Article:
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Libros Libros 71 - 80 de 182 sobre Religion and morality enjoin this conduct, and can it be that good policy does not...
" Religion and morality enjoin this conduct, and can it be that good policy does not equally enjoin it? It will be worthy of a free, enlightened, and at no distant period a great nation to give to mankind the magnanimous and too novel example of a people... "
The History of North and South America: From Its Discovery to the Death of ... - Página 332
por Richard Snowden, Charles Bazeley (W.) - 1832 - 348 páginas
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The Whig Almanac and United States Register for ...

1844
...caution indulge the supposition, that morality can be by an exalted justice and benevolence. Who 5 can doubt that in the course of time and things, the fruits of such a plan would richly repay any temporal advantages which might be lost by a steady adherence to it ? Can it be, that Providence has...
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A Treatise on International Law: And a Short Explanation of the Jurisdiction ...

Daniel Gardner - 1844 - 315 páginas
...nation, to give to mankind the magnanimous and too novel example of a people always guided by an exalted justice and benevolence. Who can doubt, that in the course of time and things, the fruit of such a plan would richly repay any temporary advantage which might be lost by a steady adherence...
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A Digest of the Common School System of the State of New York: Together with ...

Samuel Sidwell Randall - 1844 - 335 páginas
...WASHINGTON, 'that Providence has not connected the permanent felicity of a nation with its virtue.' The experiment, at least, is recommended by every sentiment which ennobles human nature. " And the commissioners cannot but hope that that Being who rules the universe in justice and in mercy,...
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A Digest of the Common School System of the State of New York: Together with ...

Samuel Sidwell Randall - 1844 - 335 páginas
...bursts' forth into some mighty change, or sinks at once into annihilation. ' Can it be,' said WASHINGTON, 'that Providence has not connected the permanent felicity of a nation with its virtue.' The experiment, at least, is recommended by every sentiment which ennobles human nature. "...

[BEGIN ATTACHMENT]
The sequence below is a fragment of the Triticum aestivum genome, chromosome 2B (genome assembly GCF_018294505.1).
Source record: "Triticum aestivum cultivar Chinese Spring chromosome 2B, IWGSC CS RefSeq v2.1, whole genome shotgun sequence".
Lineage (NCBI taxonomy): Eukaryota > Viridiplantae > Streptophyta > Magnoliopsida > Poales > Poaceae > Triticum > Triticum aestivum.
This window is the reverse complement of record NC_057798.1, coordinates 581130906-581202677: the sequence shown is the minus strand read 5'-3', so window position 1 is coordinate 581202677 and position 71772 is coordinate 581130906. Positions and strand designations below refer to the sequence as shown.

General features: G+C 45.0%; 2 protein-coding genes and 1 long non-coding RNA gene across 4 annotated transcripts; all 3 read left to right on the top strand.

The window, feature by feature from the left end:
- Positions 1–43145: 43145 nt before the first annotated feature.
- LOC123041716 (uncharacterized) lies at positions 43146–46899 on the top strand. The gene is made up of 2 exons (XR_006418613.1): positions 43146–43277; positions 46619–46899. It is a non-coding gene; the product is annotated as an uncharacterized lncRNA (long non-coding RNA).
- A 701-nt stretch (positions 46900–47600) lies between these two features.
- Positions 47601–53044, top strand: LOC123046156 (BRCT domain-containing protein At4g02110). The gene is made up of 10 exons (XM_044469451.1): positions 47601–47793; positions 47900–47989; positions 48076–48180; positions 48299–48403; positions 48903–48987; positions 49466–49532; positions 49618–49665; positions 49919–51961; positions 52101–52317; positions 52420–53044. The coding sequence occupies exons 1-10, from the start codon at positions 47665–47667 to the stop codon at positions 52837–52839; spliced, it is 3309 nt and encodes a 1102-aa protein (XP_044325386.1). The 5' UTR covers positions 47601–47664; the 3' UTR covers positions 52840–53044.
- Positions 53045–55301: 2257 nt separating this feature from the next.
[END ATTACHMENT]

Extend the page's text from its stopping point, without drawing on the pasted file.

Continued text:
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An Essay on Elocution: With Elucidatory Passages from Various Authors. To ...

John Hanbury Dwyer - 1845 - 300 páginas
...nation, to give to mankind the magnanimous and too novel example of a people always guided by an exalted justice and benevolence. Who can doubt that, in the...connected the permanent felicity of a nation with its virtue ? The ex periment at least is recommended by every sentiment which ennobles human nature. Alas...
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Class Book of Prose: Consisting of Selections from Distinguished English and ...

John Seely Hart - 1845 - 372 páginas
...nation, to give mankind the magnanimous, and too novel, example of a people' always guided by an exalted justice and benevolence. Who can doubt, that, in the...advantages which might be lost by a steady adherence toit? Can it be, that Providence has not connected the permanent felicity of a nation with its virtue...
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The Probe: Or, One Hundred and Two Essays on the Nature of Men and Things

Levi Carroll Judson - 1846 - 312 páginas
...nation, to give to mankind the magnanimous and too novel example of a people always guided by an exalted justice and benevolence. Who can doubt that in the...connected the permanent felicity of a nation with its virtue ? The experiment at least, is recommended by every sentiment which ennobles human nature. Alas...
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First Lessons in Civil Government: Including a Comprehensive View of the ...

Andrew White Young - 1846 - 224 páginas
...too ndvel example of a people always guided by an exalted justice and benevolence. Who can doubt but that in the course of time and things the fruits of...advantages which might be lost by a steady adherence to it 1 Can it be, that Providence has not connected the permanent felicity of a nation with its virtue '...
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The Addresses and Messages of the Presidents of the United States ..., Volumen1

Edwin Williams - 1846
...nation, to give to mankind the magnanimous and too novel example of a people always guided by an exalted justice and benevolence. Who can doubt that in the...of time and things the fruits of such a plan would riclily repay any temporary advantages that might be lost by a steady adherence to it ? Can it be that...
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Pictorial Life of George Washington: Embracing a Complete History of the ...

John Frost - 1847 - 588 páginas
...too novel example of a people always guided by an exalted justice and benevolence. Who can doubt but, in the course of time and things, the fruits of such...connected the permanent felicity of a nation with its virtue ? the experiment, at least, is recommended by every sentiment which ennobles human nature. Alas...
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